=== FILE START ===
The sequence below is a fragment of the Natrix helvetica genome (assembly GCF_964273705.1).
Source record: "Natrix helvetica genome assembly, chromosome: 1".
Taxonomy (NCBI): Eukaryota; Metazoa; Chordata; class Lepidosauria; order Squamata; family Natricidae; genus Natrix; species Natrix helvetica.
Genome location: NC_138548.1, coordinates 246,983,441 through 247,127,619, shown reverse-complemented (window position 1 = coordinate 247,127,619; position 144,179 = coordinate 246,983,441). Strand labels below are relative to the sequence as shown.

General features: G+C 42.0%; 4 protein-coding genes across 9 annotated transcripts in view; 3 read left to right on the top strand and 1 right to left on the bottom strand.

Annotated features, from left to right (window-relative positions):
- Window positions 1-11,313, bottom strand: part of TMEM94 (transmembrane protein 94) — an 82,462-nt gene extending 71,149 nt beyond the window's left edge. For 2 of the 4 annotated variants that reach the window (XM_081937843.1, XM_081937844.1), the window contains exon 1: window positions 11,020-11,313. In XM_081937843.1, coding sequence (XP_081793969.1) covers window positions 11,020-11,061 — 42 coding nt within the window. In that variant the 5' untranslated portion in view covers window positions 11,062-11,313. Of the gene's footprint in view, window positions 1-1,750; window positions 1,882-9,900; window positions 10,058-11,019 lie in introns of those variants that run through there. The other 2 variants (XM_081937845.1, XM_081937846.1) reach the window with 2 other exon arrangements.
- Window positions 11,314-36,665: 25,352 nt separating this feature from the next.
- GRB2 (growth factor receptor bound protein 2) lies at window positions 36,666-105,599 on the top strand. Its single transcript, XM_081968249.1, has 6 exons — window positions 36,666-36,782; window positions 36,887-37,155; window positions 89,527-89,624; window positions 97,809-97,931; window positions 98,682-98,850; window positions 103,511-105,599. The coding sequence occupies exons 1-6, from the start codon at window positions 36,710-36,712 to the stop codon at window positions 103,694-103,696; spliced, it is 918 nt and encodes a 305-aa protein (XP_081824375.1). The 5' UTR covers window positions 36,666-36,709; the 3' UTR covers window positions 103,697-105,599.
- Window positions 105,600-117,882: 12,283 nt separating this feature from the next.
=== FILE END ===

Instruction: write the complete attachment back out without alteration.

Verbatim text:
The sequence below is a fragment of the Natrix helvetica genome (assembly GCF_964273705.1).
Source record: "Natrix helvetica genome assembly, chromosome: 1".
Taxonomy (NCBI): Eukaryota; Metazoa; Chordata; class Lepidosauria; order Squamata; family Natricidae; genus Natrix; species Natrix helvetica.
Genome location: NC_138548.1, coordinates 246,983,441 through 247,127,619, shown reverse-complemented (window position 1 = coordinate 247,127,619; position 144,179 = coordinate 246,983,441). Strand labels below are relative to the sequence as shown.

General features: G+C 42.0%; 4 protein-coding genes across 9 annotated transcripts in view; 3 read left to right on the top strand and 1 right to left on the bottom strand.

Annotated features, from left to right (window-relative positions):
- Window positions 1-11,313, bottom strand: part of TMEM94 (transmembrane protein 94) — an 82,462-nt gene extending 71,149 nt beyond the window's left edge. For 2 of the 4 annotated variants that reach the window (XM_081937843.1, XM_081937844.1), the window contains exon 1: window positions 11,020-11,313. In XM_081937843.1, coding sequence (XP_081793969.1) covers window positions 11,020-11,061 — 42 coding nt within the window. In that variant the 5' untranslated portion in view covers window positions 11,062-11,313. Of the gene's footprint in view, window positions 1-1,750; window positions 1,882-9,900; window positions 10,058-11,019 lie in introns of those variants that run through there. The other 2 variants (XM_081937845.1, XM_081937846.1) reach the window with 2 other exon arrangements.
- Window positions 11,314-36,665: 25,352 nt separating this feature from the next.
- GRB2 (growth factor receptor bound protein 2) lies at window positions 36,666-105,599 on the top strand. Its single transcript, XM_081968249.1, has 6 exons — window positions 36,666-36,782; window positions 36,887-37,155; window positions 89,527-89,624; window positions 97,809-97,931; window positions 98,682-98,850; window positions 103,511-105,599. The coding sequence occupies exons 1-6, from the start codon at window positions 36,710-36,712 to the stop codon at window positions 103,694-103,696; spliced, it is 918 nt and encodes a 305-aa protein (XP_081824375.1). The 5' UTR covers window positions 36,666-36,709; the 3' UTR covers window positions 103,697-105,599.
- Window positions 105,600-117,882: 12,283 nt separating this feature from the next.